True, you can only go so far with headlap. Go with the snow flashing at the bottom.
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Tim_dittmar (Tim_dittmar)
Advanced Member
Username: Tim_dittmar

Post Number: 47
Registered: 05-2008
Posted on Thursday, February 19, 2009 - 11:54 am:   Edit Post Delete Post View Post/Check IP Print Post    Move Post (Moderator/Admin Only) Ban Poster IP (Moderator/Admin only)

Kurtis- I think one should be careful with increasing the headlap in this "sweep" setting; increasing the headlap will retrograde the pitch(though not much with a good slope) and in this really minimal pitch scenario that has problems, it may be no overall solution just by itself. To show folks how headlap performs, I often use some thin to medium books arranged like shingles but flat on a table to help with visualization...
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Braymer (Braymer)
Senior Member
Username: Braymer

Post Number: 75
Registered: 09-2008
Posted on Thursday, February 19, 2009 - 09:12 am:   Edit Post Delete Post View Post/Check IP Print Post    Move Post (Moderator/Admin Only) Ban Poster IP (Moderator/Admin only)

Hows their insulation ?, especially out toward the eaves.
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Slate_man (Slate_man)
Senior Member
Username: Slate_man

Post Number: 363
Registered: 01-2007
Posted on Thursday, February 19, 2009 - 05:47 am:   Edit Post Delete Post View Post/Check IP Print Post    Move Post (Moderator/Admin Only) Ban Poster IP (Moderator/Admin only)

I would like to see a picture, if you got one. Its not that I don't understand what you are saying, I just want to see the rounded valley. Are they loosing heat.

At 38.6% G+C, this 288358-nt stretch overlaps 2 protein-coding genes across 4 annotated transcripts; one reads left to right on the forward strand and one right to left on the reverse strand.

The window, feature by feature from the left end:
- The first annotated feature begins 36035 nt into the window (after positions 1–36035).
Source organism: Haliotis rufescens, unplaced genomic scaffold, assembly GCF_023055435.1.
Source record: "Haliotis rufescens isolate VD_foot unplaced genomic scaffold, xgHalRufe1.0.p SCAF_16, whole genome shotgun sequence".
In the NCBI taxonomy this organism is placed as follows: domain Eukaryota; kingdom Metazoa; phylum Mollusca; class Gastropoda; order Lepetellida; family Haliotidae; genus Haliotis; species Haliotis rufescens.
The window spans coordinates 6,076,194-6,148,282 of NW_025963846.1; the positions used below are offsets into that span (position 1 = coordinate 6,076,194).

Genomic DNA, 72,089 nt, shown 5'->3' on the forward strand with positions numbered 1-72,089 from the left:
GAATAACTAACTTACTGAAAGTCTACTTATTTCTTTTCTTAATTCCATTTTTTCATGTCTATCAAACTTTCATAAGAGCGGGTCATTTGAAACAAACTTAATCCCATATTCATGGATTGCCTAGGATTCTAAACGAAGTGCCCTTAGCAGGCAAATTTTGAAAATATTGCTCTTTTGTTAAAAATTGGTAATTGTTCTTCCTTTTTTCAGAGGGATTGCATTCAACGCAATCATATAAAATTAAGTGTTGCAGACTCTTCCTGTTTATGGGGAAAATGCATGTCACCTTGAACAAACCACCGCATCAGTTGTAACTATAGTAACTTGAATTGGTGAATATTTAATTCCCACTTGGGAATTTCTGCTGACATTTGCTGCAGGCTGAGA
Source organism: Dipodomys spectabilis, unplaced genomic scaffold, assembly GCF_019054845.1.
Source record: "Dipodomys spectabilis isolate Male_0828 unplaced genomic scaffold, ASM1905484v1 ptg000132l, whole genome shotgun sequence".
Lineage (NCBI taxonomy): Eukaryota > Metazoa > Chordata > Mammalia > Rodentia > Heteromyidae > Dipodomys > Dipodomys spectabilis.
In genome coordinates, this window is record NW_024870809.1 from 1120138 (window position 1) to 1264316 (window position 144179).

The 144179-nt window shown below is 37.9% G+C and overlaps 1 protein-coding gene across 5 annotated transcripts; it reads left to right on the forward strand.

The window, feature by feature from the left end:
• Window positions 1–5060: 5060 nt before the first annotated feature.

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Kwhord (Kwhord)
Senior Member
Username: Kwhord

Post Number: 158
Registered: 10-2006
Posted on Wednesday, February 18, 2009 - 10:52 pm:   Edit Post Delete Post View Post/Check IP Print Post    Move Post (Moderator/Admin Only) Ban Poster IP (Moderator/Admin only)

John, I'm guessing the pitch at the bottom of the roof flattens out or gets very low with the sweep? If so I think some snow flashing or some kind of sheet metal would be in order until the pitch changes to 4 or 5 in 12. You could also increase the headlap on the lower courses if you didn't want to change the look of the roof.
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Old_school (Old_school)
Senior Member
Username: Old_school

Post Number: 56
Registered: 01-2009
Posted on Wednesday, February 18, 2009 - 09:41 pm:   Edit Post Delete Post View Post/Check IP Print Post    Move Post (Moderator/Admin Only) Ban Poster IP (Moderator/Admin only)

I am looking at a repair on a home we have worked on before here in town. A graduated slate roof with plenty of character. The valleys are rounded and at the bottom on one side they had a terrible amount of ice with backup and leakage this past winter. I am thinking of taking off the first 4-5 rows and installing a flat seam copper roof to handle the water and then using the slavaged slates to repair areas on the rest of the roof. The bottom of the roof also curves and flattens so I am working with two compound curves at the same time. Any suggestions? Thanks Old School...John R. Crookston